Meanwhile the Association of Teachers and Lecturers asked why schools “in which the majority of funding comes from the state, should, as the government proposes, nurture children in a particular faith”.

Exclusive: Bad poll reveals little

Moral decline?A poll of 1,000 adults for the BBC finds that four our of five people say UK is in ‘moral decline’ and only 9% disagreed that moral standards were falling.

62% said religion was important in guiding the nation’s morals, while 29% disagreed that faith had a role to play.

People aged 16 to 24 were more likely than those in older age groups to agree that religion had a key role to play in guiding the nation’s morals.

Another stupid, badly conceived poll for a TV programme (at least for a change it’s not trying to ask how loyal Muslims are or similar).

Best view I’ve seen was in resposne to Simon Barrow’s commentary in Comment is Free from someone called Margin:

“Can you name five moral standards that have declined? five that you have evidence of both change and of decline? I can’t….[M]y argument is not that nothing changes, but that the verifiable changes are not conclusively decline or incline, while changes percieved as moral decline are often not verifiably changed. eg.I can conclude that the unwillingness to tackle homosexuality, with fewer prosecutions and many more openly gay people in society as evidence of change, is a form of moral decline. I can likewise conclude that tolerance towards homosexuality, with fewer prosecutions and many more openly gay people in society as evidence of change, is a form of moral incline.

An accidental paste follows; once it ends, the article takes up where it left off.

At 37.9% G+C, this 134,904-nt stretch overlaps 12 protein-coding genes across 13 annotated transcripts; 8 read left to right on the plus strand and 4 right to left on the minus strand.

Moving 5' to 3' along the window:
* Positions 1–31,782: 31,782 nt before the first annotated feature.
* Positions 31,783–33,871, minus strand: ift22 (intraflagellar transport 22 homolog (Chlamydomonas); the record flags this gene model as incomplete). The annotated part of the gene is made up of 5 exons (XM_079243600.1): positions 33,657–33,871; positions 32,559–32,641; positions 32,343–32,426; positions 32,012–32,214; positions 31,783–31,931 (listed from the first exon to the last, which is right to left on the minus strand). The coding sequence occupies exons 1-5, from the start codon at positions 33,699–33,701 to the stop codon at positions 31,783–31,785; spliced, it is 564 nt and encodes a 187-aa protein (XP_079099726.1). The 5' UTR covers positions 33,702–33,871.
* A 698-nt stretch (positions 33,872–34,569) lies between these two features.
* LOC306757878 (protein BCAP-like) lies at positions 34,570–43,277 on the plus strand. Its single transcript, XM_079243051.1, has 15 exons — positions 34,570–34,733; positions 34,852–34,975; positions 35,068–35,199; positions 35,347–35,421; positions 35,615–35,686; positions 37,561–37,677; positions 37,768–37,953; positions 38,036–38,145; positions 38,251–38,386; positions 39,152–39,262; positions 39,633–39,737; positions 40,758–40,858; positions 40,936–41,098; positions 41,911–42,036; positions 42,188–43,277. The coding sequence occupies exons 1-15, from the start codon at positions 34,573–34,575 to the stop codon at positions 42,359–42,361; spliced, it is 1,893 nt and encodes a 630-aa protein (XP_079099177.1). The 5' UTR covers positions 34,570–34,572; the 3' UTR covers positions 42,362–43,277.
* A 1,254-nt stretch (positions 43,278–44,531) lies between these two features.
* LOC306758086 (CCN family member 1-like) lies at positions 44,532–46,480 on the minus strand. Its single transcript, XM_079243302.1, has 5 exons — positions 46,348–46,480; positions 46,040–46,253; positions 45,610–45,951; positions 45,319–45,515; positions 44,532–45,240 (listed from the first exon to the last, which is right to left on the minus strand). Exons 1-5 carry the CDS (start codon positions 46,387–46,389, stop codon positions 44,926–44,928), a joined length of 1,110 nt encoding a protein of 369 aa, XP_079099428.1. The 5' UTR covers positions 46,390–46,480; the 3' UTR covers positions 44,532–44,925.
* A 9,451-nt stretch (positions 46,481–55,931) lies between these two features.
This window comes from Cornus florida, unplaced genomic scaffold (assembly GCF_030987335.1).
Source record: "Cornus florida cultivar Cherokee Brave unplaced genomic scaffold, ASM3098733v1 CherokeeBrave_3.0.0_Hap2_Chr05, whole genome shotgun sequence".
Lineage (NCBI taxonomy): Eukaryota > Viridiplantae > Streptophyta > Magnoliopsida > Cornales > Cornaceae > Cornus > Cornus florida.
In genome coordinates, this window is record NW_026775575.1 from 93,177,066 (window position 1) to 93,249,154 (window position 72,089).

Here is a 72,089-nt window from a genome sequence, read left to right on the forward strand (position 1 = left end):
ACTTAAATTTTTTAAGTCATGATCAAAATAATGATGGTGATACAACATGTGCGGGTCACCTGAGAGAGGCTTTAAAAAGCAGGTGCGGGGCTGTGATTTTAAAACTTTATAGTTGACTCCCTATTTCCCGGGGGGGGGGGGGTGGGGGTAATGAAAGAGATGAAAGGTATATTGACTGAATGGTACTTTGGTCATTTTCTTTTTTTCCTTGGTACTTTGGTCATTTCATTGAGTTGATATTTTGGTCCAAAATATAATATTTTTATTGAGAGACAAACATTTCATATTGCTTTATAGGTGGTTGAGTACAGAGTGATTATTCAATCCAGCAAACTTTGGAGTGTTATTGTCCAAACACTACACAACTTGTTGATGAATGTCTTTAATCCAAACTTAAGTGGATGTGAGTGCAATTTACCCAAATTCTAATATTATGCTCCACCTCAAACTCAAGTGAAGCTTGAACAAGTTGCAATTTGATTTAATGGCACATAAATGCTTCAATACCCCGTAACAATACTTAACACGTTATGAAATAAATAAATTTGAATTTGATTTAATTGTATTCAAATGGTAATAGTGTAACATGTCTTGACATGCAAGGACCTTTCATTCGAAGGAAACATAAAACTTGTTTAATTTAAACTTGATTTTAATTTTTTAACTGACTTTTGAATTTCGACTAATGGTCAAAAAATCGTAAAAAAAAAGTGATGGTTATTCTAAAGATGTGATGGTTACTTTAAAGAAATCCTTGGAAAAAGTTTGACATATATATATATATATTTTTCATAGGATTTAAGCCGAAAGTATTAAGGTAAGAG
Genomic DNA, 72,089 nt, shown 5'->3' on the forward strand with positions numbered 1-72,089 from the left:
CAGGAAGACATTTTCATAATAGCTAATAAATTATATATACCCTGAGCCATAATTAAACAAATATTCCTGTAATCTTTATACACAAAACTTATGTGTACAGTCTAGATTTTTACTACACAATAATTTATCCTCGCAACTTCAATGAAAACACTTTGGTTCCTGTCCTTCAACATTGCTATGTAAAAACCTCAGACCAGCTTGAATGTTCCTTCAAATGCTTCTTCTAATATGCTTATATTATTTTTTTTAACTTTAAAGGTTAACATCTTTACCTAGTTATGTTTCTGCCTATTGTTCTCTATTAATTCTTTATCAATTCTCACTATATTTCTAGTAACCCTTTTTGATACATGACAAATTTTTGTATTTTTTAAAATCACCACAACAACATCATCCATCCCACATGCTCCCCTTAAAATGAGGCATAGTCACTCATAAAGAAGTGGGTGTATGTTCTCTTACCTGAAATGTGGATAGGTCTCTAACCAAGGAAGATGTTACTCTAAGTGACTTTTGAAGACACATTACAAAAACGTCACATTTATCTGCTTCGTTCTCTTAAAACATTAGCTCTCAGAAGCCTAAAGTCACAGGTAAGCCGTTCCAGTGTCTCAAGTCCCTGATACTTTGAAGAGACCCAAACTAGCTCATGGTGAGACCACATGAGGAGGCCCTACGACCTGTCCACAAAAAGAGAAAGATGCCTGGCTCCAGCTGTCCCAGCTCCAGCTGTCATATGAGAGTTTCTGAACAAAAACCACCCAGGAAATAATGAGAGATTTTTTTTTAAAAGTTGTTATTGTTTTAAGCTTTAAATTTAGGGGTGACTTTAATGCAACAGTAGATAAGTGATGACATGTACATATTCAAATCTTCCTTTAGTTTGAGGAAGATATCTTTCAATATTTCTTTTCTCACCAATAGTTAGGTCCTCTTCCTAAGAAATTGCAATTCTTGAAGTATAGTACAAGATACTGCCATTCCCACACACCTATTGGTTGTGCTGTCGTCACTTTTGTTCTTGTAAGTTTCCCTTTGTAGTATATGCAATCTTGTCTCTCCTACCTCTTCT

What I can’t do is decide that some one spitting in the street is a form of moral incline or decline because I don’t know if he spat in the street before, or how many other people did. “

“as such I will ignore this poll that considers one instant in history (now) and compares to to all past instances without looking at them.”

And it’s not really controversial for most people to think religion plays a part of guiding our morals (we do have a religious heritage after all) – it’s not the same as saying religion is necessary for morality (although many people do think that as we all know).